No two days are the same, ever. For any of us. But we’ve been asked what a typical day might look like for us while we aren’t on the road traveling. So, here goes.
Everette and I can hear the bees start to buzz in the big central tree in our camp and we know its time to rise. Almost all of us, everyday, rise before the sun does. Believe me, we didn’t use to.
Everette boils water on the Coleman stove, grinds the coffee beans fresh via solar and our marine battery, then uses the French press. All those awake get their small dose of coffee and we head to the beach to see (finish??) the sun rising.
We visit with the fisherman, usually the gringos, before they set out. Mitchell is usually long gone fishing and we spot him way out in the bay.
We watch the rays jump and hope to see ballenas (whales) although there are fewer and fewer sightings now as they prepare for their journey north.
We scrounge up breakfast. Often it’s tortillas (wraps) with bananas and peanut butter, or apples with peanut butter, or muesli with the fixings. Once a week it might be pancakes or french toast.
Then its time to hit the water. (Hot days we hit the water before breakfast and play straight to brunch or lunch.) We snorkel, or swim, or play on the boogie boards. It kind of depends on the wave action and who feels up to what. We read individually at the beach, or if we are planted under a palapa I might read aloud. We work on Soduko or Wordfinds, write blog posts or prepare emails if there’s enough battery life in the computers.
There are our own fish to clean, hopefully, and some tidying up in camp at some point in the day. If its cooler out then I do bigger cleaning jobs like sweeping the van seats and floor, or sweeping out a tent as they get full of sand and dead ants and who-knows-what-else.
Lunch is often our big meal, fish if Mitchell has had success. We make fish tacos with fresh guacamole and have carrots & cucumbers with dip. This is usually the time of day that the dishes get washed. The solar shower has hot enough water to wash most except the greasiest of dishes.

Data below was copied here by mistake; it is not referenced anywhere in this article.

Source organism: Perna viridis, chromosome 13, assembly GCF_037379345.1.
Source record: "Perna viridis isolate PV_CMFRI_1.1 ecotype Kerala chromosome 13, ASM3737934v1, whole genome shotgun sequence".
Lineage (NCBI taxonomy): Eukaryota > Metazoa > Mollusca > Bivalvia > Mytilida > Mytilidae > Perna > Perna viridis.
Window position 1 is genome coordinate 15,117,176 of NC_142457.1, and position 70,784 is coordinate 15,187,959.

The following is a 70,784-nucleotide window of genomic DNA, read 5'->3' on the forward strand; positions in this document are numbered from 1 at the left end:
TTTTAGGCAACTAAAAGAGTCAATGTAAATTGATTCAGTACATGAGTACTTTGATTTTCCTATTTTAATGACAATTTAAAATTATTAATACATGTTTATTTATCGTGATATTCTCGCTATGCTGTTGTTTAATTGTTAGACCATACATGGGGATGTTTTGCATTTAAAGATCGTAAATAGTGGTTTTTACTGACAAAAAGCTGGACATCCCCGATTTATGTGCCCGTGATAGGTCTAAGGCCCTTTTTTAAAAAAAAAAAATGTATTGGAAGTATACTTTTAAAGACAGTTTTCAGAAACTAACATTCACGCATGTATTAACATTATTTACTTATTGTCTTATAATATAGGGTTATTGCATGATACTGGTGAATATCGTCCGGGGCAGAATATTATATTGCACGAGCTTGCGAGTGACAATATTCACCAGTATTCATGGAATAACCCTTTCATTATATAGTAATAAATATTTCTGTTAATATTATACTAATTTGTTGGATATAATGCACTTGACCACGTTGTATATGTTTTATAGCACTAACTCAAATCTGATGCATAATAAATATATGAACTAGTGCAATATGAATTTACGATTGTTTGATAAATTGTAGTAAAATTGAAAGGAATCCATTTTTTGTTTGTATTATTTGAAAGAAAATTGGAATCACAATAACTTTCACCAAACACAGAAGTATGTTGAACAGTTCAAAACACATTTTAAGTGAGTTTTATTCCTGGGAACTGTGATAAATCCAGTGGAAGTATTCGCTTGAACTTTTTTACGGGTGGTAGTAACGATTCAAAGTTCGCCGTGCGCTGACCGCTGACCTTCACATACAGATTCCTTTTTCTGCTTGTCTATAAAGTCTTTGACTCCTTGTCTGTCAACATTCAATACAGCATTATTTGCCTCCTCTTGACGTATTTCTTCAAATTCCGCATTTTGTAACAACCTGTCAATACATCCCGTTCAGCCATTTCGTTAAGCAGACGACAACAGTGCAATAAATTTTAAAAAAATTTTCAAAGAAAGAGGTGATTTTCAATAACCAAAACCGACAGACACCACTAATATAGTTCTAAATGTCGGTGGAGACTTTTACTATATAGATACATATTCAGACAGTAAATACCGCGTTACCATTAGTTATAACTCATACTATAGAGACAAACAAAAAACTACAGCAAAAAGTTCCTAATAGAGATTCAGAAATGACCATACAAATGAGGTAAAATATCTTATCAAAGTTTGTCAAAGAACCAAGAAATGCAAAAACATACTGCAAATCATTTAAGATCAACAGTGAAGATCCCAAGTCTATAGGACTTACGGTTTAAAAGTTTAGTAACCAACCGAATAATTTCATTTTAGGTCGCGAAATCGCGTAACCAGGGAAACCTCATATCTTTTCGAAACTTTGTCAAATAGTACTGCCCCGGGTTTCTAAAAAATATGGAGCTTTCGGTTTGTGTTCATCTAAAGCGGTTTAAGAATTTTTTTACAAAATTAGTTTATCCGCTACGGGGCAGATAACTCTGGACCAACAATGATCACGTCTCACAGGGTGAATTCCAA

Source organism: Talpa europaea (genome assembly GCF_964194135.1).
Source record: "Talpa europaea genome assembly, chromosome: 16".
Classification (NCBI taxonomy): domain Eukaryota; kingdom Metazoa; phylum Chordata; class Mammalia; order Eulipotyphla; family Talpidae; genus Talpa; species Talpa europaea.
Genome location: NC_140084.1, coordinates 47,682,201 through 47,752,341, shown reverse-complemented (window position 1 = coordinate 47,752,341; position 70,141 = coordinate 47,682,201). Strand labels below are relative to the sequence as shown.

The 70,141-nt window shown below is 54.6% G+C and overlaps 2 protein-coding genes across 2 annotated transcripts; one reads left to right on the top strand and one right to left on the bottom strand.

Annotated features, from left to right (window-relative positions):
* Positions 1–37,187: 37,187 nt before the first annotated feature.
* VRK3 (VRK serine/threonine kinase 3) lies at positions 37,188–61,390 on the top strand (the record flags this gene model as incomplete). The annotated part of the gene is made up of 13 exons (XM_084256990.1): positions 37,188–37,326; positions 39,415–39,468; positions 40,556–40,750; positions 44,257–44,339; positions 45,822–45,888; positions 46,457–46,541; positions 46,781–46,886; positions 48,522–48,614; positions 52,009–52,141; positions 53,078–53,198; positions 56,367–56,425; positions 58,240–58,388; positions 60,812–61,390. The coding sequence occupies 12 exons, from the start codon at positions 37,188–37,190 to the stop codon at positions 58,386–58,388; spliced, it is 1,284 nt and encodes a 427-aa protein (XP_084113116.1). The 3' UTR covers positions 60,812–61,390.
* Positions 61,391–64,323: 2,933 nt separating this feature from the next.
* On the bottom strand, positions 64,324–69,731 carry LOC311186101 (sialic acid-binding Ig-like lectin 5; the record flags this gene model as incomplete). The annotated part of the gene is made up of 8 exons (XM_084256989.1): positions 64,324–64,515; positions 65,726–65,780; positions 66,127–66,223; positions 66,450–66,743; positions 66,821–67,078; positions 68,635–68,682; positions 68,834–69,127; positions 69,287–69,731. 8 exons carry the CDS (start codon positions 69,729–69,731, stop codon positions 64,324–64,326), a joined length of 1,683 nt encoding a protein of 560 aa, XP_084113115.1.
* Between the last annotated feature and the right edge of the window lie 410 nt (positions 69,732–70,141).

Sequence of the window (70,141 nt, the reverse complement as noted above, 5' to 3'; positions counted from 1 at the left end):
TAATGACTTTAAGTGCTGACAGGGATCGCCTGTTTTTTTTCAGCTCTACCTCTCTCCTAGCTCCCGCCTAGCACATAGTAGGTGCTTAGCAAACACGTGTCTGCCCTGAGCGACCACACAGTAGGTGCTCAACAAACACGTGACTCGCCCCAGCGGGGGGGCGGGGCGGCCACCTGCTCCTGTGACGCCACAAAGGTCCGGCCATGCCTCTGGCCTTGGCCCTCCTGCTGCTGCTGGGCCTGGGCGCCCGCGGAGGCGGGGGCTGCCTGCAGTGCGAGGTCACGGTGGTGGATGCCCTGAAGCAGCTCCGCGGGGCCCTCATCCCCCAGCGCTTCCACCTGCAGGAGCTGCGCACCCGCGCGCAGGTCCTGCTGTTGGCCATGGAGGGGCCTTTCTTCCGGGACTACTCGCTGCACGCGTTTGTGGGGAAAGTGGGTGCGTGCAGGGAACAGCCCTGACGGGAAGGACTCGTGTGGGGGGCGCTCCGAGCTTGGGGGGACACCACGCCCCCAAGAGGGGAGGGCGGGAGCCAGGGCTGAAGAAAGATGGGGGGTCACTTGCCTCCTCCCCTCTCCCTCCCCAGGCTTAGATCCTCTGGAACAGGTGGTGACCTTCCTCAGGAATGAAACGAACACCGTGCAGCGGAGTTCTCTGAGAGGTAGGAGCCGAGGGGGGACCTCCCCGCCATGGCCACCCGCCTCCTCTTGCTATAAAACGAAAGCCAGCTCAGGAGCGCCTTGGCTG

When the sun is the hottest I let the kids usually watch a video in the van to give them a break from the rays. If its a cooler day then they swim some more and will watch a video after supper.
We usually connect on internet late afternoons before supper and/or before the sky gets too dark.
Supper is left overs from lunch, i.e. tonight its fish patties with veggies. If there’s no leftovers its usually fruit or raw veggies, hold in your hand and very little dishes. I read aloud usually at this time of the day. We might take a walk down the beach, play bocce ball or frisbee golf, watch the moon rise or sunset or both, and watch the stars as they start to peek out. We watch the moths collect around our solar light as we do more puzzles or read and sip a drink and hear about the day and how it went.
There are always variations, and many interactions with the other campers here/there/everywhere. However, many are leaving before Easter which is a huge vacation time for the Mexicans. These are people who have been here since October or November, long before we even showed up. They are the long-term campers who have been coming here for one or two decades!! So now nearly everyday we are saying goodbye to somebody else. There are new people coming in, too, but they stay a few nights and are gone.
We all go to bed early, after a mass-migration to the banos with flashlights in hand to lookout for rattlers. Storytime in bed is sometimes done by mom or dad but often Gaelyn now reads to her brothers. She enjoys it. The rest of us climb into our own tents and read the evening away.
Day is done.